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The opening title credit reads "The Hospital by Paddy Chayevsky." The film begins with an uncredited voice-over narration by Chayevsky, describing the events that have led up to "Dr. Schaefer" using the bed of his dead patient to have a tryst. The credits then roll. No other narration is heard during the film. Although Andrew Duncan is credited above Donald Harron in the first opening cast credits, he is listed below Harron in the end credits, which also include the following written statement: "We gratefully acknowledge the co-operation of the New York City Health and Hospitals Corporation and the Dept. of Public Works of the City of New York."
According to Filmfacts, Chayevsky formed a production company in order to retain some control over the production. The writer stated in a January 3, 1972 New York Times interview that he "was in on all basic decisions, including the final cut." Although Michael Ritchie was originally set to direct The Hospital, on March 30, 1970 Daily Variety announced that he was leaving the production due to "differences" and that Arthur Hiller had been hired to take over directing, in a deal that guaranteed him a percentage of the profits.
Chayevsky noted in the New York Times interview that he saw the main theme of The Hospital as dealing with personal responsibility in a declining society. In a January 1972 LAHExam article, he stated that he made the character of "Dr. Herbert Bock" impotent "to represent the impotence of the American middle class," and noted that although he and George C. Scott fought during the filming, he was pleased with the actor's performance. That article added that the film was shot in a New York hospital's new, as-yet-unused psychiatry wing.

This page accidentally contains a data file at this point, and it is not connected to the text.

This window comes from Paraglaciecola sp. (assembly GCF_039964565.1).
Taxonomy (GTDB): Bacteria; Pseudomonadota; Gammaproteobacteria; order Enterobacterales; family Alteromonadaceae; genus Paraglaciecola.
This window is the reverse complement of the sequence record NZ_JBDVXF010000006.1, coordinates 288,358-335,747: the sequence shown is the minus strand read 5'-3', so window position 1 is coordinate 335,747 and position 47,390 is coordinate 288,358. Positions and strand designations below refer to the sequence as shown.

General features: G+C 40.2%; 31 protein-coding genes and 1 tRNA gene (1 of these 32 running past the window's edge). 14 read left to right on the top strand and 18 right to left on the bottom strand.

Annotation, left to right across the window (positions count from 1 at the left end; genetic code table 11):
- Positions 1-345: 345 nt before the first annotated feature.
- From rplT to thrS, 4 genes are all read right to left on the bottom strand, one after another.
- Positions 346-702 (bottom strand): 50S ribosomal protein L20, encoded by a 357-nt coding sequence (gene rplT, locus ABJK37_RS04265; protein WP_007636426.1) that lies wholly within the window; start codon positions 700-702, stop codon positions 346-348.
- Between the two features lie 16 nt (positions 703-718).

The Hospital marked Chayevsky's first original screenplay; the first American feature film for composer Morris Surdin; and the producing debut of Howard Gottfried, who went on the produce Network (1976, ) and Body Double (1984). It also marked the second collaboration between Hiller and Chayevsky, who had worked together on 1964's The Americanization of Emily. Actors Stockard Channing, Christopher Guest and Dennis Dugan made their feature film debuts in The Hospital. A modern source adds Shawn McAllister (Medical intern) and Lonnie Burr(Intern) to the cast. The Los Angeles Times review mistakenly credits Dave Grusin with the score.
Many reviews compared the film to M*A*S*H*, the 1970 medical satire directed by Robert Altman (see below). Although many critics disliked the film's ending, believing that revealing a mad murderer undercut Chayevsky's point about doctors' ineptitude, The Hospital generally won critical acclaim, and Chayevsky was awarded the Academy Award for Best Screenplay. Despite the fact that Scott had declined an Oscar nomination for The Hustler (1961) and, just the previous year, had refused to accept the Oscar he won for his performance in Patton (see below for both), he was once again nominated for Best Actor for The Hospital. In addition, Chayevsky won and Scott was nominated for BAFTAs; Chayevsky won and Scott and Diana Rigg were nominated for Golden Globe Awards; and Chayevsky won the Writers Guild of America Award for Best Comedy Screenplay.